Daily Standups – the how and the why

Daily Standups – the how and the why

Jem Henderson

Agile’s famous daily stand up meeting – also sometimes referred to as the daily scrum – can be a fantastic way to check progress and share ideas with your team. Here we look at what is involved in a daily standup, and how to get the most from them.


The initial format is that every member of the team stands in a circle at the start of the day and shares any information that the rest of the team should know.


More of a co-ordination than a status meeting, a daily standup is about finding what has happened in the last 24 hours and forecasting what will happen in the next 24.


The standard set up is:

  • A pre-set time and place is arranged for the standup every day.
  • A time limit should be laid out, to avoid people’s attention wandering and the meeting dragging on.
  • You do indeed need to stand up. This will help keep the meeting short and focused.
  • Encourage and engage every team member to speak, with three questions: “What did you do yesterday?”, “What are you doing today?”, “Are there any blocking issues that require help from the team?”.
  • Make arrangements for follow up conversations after the meeting, to ensure the meeting flows and progresses, but also that important issues are dealt with appropriately. A notice board nearby can be a useful tool to make notes of matters that require further discussion.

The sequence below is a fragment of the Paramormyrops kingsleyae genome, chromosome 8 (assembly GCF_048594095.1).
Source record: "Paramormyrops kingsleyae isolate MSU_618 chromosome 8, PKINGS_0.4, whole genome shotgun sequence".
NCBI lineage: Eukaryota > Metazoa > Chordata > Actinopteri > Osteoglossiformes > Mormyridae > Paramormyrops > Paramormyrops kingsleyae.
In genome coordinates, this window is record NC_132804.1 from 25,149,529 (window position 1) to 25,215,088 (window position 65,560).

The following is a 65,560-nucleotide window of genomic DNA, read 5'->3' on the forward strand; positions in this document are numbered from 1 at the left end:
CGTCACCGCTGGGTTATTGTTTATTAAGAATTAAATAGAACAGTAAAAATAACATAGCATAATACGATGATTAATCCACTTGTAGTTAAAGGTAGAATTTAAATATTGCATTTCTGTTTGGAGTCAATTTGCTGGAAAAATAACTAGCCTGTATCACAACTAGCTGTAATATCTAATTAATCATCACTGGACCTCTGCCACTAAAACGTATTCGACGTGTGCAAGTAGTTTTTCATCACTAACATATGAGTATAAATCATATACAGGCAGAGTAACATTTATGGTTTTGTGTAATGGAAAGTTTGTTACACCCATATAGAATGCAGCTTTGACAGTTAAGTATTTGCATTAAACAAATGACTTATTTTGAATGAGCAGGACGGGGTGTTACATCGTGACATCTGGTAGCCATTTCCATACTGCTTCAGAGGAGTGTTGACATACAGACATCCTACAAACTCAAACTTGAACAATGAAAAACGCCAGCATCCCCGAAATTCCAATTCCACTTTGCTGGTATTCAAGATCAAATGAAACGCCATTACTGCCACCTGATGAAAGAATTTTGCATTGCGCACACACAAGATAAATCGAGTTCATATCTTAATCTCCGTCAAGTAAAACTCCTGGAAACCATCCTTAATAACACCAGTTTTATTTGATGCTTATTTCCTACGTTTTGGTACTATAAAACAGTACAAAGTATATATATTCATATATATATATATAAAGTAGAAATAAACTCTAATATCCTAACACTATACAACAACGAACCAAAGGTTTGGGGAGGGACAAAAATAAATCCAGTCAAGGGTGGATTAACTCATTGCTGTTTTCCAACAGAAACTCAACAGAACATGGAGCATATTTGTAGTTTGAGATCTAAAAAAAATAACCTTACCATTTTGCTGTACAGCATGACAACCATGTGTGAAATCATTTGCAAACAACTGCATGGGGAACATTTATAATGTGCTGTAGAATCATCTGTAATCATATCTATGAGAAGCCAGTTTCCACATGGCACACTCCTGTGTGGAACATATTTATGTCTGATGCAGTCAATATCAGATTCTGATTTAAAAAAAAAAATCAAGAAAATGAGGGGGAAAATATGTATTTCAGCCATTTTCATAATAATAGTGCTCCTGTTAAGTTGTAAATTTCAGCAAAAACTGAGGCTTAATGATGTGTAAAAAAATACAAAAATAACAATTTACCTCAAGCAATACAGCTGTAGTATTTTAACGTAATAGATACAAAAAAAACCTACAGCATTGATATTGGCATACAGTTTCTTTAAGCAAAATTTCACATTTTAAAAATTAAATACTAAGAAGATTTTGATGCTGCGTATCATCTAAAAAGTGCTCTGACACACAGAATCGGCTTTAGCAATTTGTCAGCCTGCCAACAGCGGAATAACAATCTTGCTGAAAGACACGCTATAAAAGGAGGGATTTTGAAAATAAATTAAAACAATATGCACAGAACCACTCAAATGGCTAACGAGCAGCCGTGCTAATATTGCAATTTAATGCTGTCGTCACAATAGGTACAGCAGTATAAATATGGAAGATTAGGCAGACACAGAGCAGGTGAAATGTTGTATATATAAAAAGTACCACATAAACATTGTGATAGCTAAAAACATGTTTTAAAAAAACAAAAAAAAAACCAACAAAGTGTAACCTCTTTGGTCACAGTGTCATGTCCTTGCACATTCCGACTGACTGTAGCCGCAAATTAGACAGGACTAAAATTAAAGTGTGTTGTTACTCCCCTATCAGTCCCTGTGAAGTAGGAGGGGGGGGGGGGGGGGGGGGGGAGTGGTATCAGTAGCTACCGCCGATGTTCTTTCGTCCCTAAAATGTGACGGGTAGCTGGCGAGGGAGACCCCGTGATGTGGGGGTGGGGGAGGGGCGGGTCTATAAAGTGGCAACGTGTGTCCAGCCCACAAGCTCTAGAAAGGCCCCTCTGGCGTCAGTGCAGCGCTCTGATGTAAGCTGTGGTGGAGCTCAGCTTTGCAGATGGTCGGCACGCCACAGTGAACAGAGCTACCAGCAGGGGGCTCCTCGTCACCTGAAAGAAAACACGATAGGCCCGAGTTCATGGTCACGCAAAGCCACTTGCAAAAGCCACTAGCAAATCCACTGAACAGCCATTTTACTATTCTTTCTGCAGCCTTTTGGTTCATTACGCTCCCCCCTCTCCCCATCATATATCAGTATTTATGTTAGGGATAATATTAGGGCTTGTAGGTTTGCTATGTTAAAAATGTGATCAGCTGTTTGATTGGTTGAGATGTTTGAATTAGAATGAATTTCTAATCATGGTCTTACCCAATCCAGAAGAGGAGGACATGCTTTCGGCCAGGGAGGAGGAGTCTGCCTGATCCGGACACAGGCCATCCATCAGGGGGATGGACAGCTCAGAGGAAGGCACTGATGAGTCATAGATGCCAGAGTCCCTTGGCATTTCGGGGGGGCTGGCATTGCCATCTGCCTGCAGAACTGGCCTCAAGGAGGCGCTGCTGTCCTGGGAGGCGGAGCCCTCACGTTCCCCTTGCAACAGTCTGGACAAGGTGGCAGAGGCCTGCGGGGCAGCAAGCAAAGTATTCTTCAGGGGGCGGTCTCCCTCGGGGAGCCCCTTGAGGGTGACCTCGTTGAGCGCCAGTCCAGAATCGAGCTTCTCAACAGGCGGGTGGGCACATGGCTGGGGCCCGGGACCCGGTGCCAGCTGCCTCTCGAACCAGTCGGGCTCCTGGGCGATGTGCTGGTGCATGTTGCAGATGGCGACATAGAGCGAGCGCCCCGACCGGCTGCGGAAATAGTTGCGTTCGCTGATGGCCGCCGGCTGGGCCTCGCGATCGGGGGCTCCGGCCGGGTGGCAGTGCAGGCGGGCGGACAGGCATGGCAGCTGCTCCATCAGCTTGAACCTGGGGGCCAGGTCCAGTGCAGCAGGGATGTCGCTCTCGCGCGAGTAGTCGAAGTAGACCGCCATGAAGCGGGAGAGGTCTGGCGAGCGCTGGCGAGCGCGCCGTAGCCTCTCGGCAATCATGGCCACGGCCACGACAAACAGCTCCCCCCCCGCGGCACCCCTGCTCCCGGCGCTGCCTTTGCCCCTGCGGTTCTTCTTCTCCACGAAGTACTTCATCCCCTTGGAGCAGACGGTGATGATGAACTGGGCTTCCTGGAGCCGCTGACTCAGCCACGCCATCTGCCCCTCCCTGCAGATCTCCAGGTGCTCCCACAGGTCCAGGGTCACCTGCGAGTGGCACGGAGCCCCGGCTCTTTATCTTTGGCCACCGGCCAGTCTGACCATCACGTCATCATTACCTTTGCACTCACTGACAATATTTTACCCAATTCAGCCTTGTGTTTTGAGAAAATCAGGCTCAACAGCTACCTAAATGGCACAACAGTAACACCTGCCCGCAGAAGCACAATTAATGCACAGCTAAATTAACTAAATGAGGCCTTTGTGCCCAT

Not everybody loves the daily standup, with the most regular accusation being that they are a waste of time. This is worth bearing in mind, and addressing.

If people feel that there is always one person who does most of the talking, set time limits.

If your team members delay communication until the next standup this can hinder progress, so ensure that communication is always fluid.

Sometimes people will arrive late, delaying everybody. The standup should start at the appointed time every day regardless of latecomers; this will hopefully encourage people to arrive on time, and also drive the standup to have a purpose.

Finally, you should stick to the time limit. Sticking with the 15 minute structure ensures that the meeting doesn’t take up much time, which will reduce resentment; once someone stops resenting the standup, they are more likely to get something from it.

Are Daily Standups For You?

You should assess whether or not you and your team gets anything from the daily standup. You can also bend the rules and make changes to the structure as you see fit. Daily standups are not a one size fits all solution, but if these guidelines are followed they can be a valuable addition to your daily routine that can help keep team members engaged and up to speed, whilst helping problems get resolved more quickly.

Jem Henderson

Author Jem Henderson

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